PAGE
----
German Literature is Hot in Taiwan

In News by Dennis Abrams

German literature has found surprising success in Taiwan, where several titles have become bestsellers and publishers are adding German-speaking editors.

By Dennis Abrams

Frank Schätzing’s "Der Schwarm" translated into Chinese has hit the bestseller list in Taiwan.

Frank Schätzing’s “Der Schwarm” translated into Chinese has hit the bestseller list in Taiwan.

Writing for, Holger Hermann notes the “enormous interest in Western literature in Asia — namely, in Taiwan, where 25 percent of the nearly 40,000 new books published each year are translation. And, while “most of them are from English . . . books translated from German are on the rise.”

Hermann quotes translator Wei Tang, who sees the openness towards cultures and languages in Taiwan as “self-evident.” “We are living on a small island, that’s why we are interested in what’s happening in the whole world. There is a yearning for everything that’s foreign.”

The article reports that Tang is one of the “most significant mediators of German literature in Taiwan, traveling back and forth between Berlin and Taipei: raising interest in Taiwanese literature in Germany (where she accompanied Taiwanese writers to the Literary Colloquium Berlin and the Leipzig Book Fair), and raising awareness of German literature in Taiwan – a decidedly easier task.

There are several publishing houses in Taiwan that have had success with German literature – Frank Schätzing’s Der Schwarm (The Swarm) and Ferdinand von Schirach’s short story collection Verbrechen (“Crimes”) have become bestsellers.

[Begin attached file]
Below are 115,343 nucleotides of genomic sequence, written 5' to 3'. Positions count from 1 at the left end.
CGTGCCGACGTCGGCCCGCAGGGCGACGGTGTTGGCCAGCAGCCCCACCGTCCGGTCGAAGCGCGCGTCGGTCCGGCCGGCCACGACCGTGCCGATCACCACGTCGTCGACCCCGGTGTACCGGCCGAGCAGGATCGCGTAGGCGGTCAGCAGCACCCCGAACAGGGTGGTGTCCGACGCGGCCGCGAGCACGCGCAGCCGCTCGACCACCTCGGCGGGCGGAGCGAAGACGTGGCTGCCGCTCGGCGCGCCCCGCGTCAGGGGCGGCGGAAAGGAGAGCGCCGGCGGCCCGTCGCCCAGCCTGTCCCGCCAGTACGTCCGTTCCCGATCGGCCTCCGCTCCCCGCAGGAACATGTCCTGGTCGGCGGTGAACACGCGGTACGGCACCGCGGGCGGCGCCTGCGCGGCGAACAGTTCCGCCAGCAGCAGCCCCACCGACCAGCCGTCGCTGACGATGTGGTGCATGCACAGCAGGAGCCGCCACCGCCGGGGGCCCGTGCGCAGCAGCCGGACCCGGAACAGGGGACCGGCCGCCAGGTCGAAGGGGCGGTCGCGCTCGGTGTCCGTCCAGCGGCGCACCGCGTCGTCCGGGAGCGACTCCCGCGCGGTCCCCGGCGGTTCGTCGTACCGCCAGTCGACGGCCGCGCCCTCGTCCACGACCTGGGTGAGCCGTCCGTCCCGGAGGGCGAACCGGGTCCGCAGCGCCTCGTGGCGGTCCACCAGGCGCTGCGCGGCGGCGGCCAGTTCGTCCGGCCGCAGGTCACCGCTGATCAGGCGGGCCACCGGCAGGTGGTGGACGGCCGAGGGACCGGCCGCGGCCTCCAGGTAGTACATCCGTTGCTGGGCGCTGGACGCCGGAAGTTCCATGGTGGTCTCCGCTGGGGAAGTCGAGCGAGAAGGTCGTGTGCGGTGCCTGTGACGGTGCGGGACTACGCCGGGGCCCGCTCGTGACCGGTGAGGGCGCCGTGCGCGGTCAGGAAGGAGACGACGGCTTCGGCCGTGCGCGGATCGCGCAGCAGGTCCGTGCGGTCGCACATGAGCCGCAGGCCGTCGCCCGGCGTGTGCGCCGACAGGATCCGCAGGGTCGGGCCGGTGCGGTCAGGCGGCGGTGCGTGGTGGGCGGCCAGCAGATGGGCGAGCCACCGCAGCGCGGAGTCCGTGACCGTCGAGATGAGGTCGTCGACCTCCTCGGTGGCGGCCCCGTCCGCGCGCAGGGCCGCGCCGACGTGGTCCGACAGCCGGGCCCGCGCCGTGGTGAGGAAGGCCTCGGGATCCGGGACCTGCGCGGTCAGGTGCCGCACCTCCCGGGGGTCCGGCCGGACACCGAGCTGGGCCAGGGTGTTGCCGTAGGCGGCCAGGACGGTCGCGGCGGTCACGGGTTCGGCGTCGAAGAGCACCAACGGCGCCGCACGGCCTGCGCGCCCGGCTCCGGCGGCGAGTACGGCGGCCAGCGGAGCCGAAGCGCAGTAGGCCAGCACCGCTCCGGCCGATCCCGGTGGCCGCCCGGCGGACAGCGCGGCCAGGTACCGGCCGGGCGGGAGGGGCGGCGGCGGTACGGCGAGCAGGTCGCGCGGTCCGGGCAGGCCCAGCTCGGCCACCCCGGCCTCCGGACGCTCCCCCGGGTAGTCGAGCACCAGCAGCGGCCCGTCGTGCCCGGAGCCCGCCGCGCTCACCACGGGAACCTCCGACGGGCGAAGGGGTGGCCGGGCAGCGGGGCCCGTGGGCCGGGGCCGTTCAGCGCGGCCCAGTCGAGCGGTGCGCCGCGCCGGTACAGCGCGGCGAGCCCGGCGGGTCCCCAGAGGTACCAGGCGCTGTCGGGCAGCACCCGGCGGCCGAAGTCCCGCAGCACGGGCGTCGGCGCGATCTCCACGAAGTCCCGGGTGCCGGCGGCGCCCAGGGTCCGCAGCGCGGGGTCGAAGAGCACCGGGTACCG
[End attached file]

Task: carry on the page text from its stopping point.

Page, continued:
Rex How, editor of Locus Publishing, told Hermann that, “In most countries, books written by native authors sell better than those translated from foreign languages. But in Taiwan, the reverse holds true.”

Business Weekly is the main publisher for German translations, including books by Daniel Kehlmann, Arno Geiger, and Elfriede Jelinek. Chief editor Feng Yi Cheng, attributes “growing linguistic competence” for the growing number of translations being published:

“When I started out at Business Weekly 15 years ago, we published a translation from Germany only once every two years. By now, we publish three to five such works every year. Whereas we had only two German speaking editors before, we now have four.”

About the Author

Dennis Abrams

Dennis Abrams is a contributing editor for Publishing Perspectives, responsible for news, children's publishing and media. He's also a restaurant critic, literary blogger, and the author of "The Play's The Thing," a complete YA guide to the plays of William Shakespeare published by Pentian, as well as more than 30 YA biographies and histories for Chelsea House publishers.